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Title: An assessment of the resolution limitation due to radiation-damage in X-ray diffraction microscopy

X-ray diffraction microscopy (XDM) is a new form of x-ray imaging that is being practiced at several third-generation synchrotron-radiation x-ray facilities. Nine years have elapsed since the technique was first introduced and it has made rapid progress in demonstrating high-resolution three-dimensional imaging and promises few-nm resolution with much larger samples than can be imaged in the transmission electron microscope. Both life- and materials-science applications of XDM are intended, and it is expected that the principal limitation to resolution will be radiation damage for life science and the coherent power of available x-ray sources for material science. In this paper we address the question of the role of radiation damage. We use a statistical analysis based on the so-called "dose fractionation theorem" of Hegerl and Hoppe to calculate the dose needed to make an image of a single life-science sample by XDM with a given resolution. We find that for simply-shaped objects the needed dose scales with the inverse fourth power of the resolution and present experimental evidence to support this finding. To determine the maximum tolerable dose we have assembled a number of data taken from the literature plus some measurements of our own which cover ranges of resolution thatmore » are not well covered otherwise. The conclusion of this study is that, based on the natural contrast between protein and water and "Rose-criterion" image quality, one should be able to image a frozen-hydrated biological sample using XDM at a resolution of about 10 nm.« less
Authors:
 [1] ;  [2] ;  [3] ;  [1] ;  [4] ;  [5] ;  [5] ;  [2] ;  [1] ;  [2] ;  [2] ;  [1] ;  [6] ;  [7]
  1. Lawrence Berkeley National Lab. (LBNL), Berkeley, CA (United States)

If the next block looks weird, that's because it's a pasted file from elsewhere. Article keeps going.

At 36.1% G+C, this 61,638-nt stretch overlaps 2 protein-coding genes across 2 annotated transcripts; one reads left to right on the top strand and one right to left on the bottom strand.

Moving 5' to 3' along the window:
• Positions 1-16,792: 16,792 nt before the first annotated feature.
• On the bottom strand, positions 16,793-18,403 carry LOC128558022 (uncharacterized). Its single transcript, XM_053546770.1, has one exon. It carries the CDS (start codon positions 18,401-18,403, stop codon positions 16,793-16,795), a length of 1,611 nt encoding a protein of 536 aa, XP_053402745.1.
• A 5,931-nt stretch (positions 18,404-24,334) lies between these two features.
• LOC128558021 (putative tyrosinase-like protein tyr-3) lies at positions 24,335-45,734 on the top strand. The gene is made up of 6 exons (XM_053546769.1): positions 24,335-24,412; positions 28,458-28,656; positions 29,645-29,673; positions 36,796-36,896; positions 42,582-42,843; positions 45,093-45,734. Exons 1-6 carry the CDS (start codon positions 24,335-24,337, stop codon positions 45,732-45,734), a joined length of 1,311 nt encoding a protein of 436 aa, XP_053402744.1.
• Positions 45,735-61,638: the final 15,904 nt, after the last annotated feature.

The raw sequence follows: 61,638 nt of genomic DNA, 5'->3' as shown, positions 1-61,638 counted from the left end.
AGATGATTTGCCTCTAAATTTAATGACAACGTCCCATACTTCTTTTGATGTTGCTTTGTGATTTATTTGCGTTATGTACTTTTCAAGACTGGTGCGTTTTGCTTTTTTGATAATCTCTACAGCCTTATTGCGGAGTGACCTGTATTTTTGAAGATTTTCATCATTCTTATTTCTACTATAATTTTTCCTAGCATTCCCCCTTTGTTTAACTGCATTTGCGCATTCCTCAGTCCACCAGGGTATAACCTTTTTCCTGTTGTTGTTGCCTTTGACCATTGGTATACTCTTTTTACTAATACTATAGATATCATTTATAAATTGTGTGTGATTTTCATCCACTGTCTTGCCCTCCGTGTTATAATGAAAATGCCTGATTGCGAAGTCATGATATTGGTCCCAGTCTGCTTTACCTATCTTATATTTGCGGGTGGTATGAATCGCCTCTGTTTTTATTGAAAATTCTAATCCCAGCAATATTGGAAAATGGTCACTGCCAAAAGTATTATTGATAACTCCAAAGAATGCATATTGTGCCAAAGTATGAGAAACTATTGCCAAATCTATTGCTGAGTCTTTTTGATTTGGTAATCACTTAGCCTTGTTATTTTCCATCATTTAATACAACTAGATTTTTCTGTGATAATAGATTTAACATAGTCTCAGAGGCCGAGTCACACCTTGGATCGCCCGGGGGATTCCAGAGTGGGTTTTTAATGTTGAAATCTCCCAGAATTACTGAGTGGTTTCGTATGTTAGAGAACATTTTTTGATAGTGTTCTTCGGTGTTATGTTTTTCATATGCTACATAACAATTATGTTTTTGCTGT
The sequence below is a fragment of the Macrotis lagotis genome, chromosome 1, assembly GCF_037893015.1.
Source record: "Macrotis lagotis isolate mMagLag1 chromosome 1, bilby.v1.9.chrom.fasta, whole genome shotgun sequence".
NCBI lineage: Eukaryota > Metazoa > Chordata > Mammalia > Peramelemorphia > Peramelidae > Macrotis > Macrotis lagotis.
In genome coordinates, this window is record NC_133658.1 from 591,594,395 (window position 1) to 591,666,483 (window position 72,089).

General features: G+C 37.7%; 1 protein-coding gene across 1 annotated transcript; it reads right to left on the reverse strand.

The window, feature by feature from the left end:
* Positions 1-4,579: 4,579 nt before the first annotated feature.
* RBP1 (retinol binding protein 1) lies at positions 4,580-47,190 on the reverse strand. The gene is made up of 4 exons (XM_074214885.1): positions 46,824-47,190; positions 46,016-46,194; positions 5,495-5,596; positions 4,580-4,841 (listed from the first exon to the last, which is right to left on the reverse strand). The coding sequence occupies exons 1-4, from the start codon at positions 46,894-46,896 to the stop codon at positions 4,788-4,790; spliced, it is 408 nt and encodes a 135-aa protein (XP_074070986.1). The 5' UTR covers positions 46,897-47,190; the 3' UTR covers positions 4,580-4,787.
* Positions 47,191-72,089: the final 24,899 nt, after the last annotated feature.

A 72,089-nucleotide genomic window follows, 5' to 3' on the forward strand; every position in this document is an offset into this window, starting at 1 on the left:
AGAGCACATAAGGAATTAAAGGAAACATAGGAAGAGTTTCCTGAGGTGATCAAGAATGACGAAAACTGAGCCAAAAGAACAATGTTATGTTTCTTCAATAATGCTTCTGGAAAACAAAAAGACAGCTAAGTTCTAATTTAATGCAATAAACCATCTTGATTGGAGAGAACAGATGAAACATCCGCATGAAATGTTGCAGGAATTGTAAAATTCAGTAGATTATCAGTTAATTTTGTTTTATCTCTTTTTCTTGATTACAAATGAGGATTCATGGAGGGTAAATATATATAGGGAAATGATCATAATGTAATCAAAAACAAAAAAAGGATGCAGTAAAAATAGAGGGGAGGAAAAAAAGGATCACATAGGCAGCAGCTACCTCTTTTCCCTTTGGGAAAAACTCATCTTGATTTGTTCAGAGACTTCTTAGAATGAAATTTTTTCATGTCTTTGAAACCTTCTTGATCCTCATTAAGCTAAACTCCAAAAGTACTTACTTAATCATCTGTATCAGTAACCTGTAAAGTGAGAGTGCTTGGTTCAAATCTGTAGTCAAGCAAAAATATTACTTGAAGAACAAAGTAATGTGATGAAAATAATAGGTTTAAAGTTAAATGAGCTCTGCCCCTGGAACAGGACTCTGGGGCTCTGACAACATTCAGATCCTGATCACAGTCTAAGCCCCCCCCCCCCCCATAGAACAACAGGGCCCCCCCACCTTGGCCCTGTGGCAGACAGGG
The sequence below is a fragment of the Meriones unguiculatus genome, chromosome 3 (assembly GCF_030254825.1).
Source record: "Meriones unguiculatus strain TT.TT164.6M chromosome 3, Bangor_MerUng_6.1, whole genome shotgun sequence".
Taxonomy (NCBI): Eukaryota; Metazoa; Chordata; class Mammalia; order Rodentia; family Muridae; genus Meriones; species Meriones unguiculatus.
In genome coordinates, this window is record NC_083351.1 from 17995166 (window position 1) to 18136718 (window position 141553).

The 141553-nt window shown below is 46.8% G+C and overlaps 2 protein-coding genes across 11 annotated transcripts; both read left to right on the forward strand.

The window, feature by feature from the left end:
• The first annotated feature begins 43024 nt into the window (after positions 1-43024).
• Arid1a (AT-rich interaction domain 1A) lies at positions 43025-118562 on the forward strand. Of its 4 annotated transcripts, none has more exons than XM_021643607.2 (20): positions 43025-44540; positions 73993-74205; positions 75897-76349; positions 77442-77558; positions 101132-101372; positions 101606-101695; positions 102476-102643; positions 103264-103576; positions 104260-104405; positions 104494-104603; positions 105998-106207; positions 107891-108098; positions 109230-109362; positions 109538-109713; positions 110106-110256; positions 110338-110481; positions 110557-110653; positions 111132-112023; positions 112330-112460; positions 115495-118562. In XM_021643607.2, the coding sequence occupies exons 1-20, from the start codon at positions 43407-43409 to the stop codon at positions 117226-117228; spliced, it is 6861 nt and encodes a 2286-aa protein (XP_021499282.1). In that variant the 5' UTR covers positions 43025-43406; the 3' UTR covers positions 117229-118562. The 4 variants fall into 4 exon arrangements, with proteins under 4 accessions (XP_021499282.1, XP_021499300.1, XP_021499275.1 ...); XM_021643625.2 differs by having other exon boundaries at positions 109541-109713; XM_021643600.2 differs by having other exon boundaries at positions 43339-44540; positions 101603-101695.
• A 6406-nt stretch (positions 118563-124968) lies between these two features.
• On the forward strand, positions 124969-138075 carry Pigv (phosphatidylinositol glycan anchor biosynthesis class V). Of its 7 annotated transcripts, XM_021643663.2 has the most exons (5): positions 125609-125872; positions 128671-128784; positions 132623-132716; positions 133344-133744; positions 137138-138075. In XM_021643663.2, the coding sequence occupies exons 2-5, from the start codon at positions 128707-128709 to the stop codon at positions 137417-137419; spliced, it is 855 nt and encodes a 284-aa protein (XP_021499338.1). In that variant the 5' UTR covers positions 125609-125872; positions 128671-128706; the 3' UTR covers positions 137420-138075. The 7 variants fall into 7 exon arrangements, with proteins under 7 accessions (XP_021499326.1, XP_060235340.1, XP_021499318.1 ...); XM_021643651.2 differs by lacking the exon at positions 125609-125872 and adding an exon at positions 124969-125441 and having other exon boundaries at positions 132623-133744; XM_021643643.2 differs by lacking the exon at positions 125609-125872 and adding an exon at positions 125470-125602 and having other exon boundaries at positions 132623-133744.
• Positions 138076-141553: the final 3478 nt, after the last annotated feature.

2. Stony Brook Univ., NY (United States) Dept. of Physics
  3. Lawrence Livermore National Lab. (LLNL), Livermore, CA (United States)
  4. Lawrence Berkeley National Lab. (LBNL), Berkeley, CA (United States); Univ. of California, San Francisco, CA (United States). Dept. of Biochemistry and Biophysics
  5. Lawrence Berkeley National Lab. (LBNL), Berkeley, CA (United States); Stony Brook Univ., NY (United States) Dept. of Physics
  6. Lawrence Berkeley National Lab. (LBNL), Berkeley, CA (United States); Arizona State Univ., Tempe, AZ (United States) Dept. of Physics and Astronomy
  7. Arizona State Univ., Tempe, AZ (United States) Dept. of Physics and Astronomy
Publication Date:
OSTI Identifier:
1165056
Grant/Contract Number:
FG02-04ER46128
Type:
Accepted Manuscript
Journal Name:
Journal of Electron Spectroscopy and Related Phenomena
Additional Journal Information:
Journal Volume: 170; Journal Issue: 1-3; Journal ID: ISSN 0368-2048
Publisher:
Elsevier
Research Org:
DOE-RFSUNY-46128
Sponsoring Org:
USDOE Office of Science (SC), Basic Energy Sciences (BES) (SC-22)
Country of Publication:
United States
Language:
English
Subject:
36 MATERIALS SCIENCE; 77 NANOSCIENCE AND NANOTECHNOLOGY